Jul 242011
 

image

At Galaxiki.org, each star, each planet and each moon in this online fictional galaxy is represented by a wiki page that can be edited by its site members. Users can make changes to solar systems, add creatures and write stories. One of the main goals is to invent and write collaborative stories, which requires users to make sure their solar system histories remain compatible.

You can also edit most of the solar system physics, add or edit planetary rings as well. There are also social networking features including solar system ratings and comments, bookmarks, user awards and user status updates.

Galaxiki membership and editing community stars is free. Though some users want to own a personal solar system that cannot be edited by other members, you can get your own personal system by making a donation.

 Posted by at 9:54 am
Mar 302011
 

The following is a guest post from Lokesh Vishwakarma, an IT graduate from KC College, Mumbai, India. The topic is the role of social networking in the recent historical events occurring in some Arab countries.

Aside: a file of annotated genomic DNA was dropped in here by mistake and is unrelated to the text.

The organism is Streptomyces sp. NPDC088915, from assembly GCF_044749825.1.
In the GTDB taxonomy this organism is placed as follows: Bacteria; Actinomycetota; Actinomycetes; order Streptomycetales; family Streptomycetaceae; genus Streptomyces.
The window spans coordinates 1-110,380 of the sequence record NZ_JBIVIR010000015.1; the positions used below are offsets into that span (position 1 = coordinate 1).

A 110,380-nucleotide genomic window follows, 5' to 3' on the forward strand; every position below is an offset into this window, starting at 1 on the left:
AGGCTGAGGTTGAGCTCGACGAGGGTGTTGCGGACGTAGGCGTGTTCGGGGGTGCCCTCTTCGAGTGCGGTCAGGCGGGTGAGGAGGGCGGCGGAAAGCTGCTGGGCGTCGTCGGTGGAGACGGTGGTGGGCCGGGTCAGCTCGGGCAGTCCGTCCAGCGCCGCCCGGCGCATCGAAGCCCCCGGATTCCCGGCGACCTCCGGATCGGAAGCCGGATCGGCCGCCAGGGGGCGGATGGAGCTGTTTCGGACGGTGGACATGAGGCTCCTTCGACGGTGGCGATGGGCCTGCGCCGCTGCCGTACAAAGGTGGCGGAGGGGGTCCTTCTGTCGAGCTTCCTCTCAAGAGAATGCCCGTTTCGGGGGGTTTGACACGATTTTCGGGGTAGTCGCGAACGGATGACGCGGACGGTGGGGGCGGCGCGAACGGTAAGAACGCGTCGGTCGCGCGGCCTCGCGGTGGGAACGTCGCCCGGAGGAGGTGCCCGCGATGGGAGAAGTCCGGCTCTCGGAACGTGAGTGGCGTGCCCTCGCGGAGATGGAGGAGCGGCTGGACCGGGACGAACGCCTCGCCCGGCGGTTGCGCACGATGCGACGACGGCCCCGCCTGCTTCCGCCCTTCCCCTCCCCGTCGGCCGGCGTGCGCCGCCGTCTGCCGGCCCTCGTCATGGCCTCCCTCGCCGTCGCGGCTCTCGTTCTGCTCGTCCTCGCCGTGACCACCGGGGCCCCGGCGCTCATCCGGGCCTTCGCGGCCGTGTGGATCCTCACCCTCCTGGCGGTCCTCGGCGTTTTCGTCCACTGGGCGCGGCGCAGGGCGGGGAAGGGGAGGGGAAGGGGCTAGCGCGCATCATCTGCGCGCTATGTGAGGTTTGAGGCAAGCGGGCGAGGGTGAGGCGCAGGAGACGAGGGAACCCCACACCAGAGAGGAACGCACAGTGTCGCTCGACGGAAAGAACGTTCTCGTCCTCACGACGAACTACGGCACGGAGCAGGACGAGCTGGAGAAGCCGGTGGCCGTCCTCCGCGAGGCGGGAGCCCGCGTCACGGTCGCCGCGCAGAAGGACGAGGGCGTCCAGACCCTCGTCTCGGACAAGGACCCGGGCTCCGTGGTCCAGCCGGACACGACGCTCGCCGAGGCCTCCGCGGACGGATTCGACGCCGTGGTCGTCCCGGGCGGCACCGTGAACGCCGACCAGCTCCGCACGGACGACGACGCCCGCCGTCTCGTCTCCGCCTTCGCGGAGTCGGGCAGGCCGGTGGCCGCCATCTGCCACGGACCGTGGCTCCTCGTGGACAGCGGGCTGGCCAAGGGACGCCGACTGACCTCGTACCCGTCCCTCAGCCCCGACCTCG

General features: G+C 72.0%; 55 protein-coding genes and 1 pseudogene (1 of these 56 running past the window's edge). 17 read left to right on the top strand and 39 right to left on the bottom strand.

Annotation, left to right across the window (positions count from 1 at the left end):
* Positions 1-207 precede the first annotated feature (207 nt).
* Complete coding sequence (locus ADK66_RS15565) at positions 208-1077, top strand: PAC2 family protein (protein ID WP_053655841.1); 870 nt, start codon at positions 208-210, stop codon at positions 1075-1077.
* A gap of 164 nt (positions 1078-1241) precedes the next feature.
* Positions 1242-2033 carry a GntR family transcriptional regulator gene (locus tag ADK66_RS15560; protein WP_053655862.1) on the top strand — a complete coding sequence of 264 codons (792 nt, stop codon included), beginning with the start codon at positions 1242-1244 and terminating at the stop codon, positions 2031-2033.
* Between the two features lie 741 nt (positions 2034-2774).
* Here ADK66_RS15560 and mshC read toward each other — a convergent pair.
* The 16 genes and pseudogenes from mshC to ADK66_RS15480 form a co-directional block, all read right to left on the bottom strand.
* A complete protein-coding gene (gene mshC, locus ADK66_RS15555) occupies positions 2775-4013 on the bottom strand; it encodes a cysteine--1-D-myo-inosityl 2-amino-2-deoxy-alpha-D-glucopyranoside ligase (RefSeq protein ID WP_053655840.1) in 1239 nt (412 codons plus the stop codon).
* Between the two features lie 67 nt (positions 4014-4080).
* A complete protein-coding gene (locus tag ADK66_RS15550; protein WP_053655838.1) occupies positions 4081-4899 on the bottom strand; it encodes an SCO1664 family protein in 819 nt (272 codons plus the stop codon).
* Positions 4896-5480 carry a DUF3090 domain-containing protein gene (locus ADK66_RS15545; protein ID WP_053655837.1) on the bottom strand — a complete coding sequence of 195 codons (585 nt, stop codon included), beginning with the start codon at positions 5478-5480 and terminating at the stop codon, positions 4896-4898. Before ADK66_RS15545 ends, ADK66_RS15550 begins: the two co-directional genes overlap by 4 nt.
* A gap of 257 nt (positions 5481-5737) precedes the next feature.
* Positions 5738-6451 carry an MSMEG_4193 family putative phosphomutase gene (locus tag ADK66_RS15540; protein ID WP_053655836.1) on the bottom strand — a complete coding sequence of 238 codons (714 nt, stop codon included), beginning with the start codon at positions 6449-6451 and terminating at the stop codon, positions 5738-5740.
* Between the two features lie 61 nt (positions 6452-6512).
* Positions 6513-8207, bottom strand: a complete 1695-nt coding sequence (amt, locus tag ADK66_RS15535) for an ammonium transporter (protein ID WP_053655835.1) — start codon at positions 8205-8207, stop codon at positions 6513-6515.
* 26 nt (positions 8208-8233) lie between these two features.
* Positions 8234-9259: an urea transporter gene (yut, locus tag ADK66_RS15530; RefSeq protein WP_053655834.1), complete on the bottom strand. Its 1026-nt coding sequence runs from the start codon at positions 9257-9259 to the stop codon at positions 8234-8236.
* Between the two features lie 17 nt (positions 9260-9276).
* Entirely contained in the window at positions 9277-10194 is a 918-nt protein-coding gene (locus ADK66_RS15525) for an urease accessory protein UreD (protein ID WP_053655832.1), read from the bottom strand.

From Morocco to Yemen the Arab world is burning, and fueling this fire of change is the 21st century panacea ‘The Social Networks’. These agents of change helped the Arab civilization achieve what they couldn’t, for decades, in just a few days or weeks. Be it Facebook, Twitter, Google or usual blogosphere, they have found themselves central to the action in an unprecedented way. Lets us take a look at how some of these new found tools have spurred the actions on the ground.

Facebook and Twitter – The cradle that rocked the despots

#Sidibouzid, this twitter hashtag gave rise to a movement which toppled not only the Ben Ali regime but also inspired a dozen other mutinies. The picture of Mohammed Bouazizi, the youth who set himself on fire in the Tunisian town ‘Sidi Bouzid’ in protest against the unemployment spread like wild fire on youtube and other social media. This was for the first time the internet spawned a feeling of enough is enough among the Tunisians.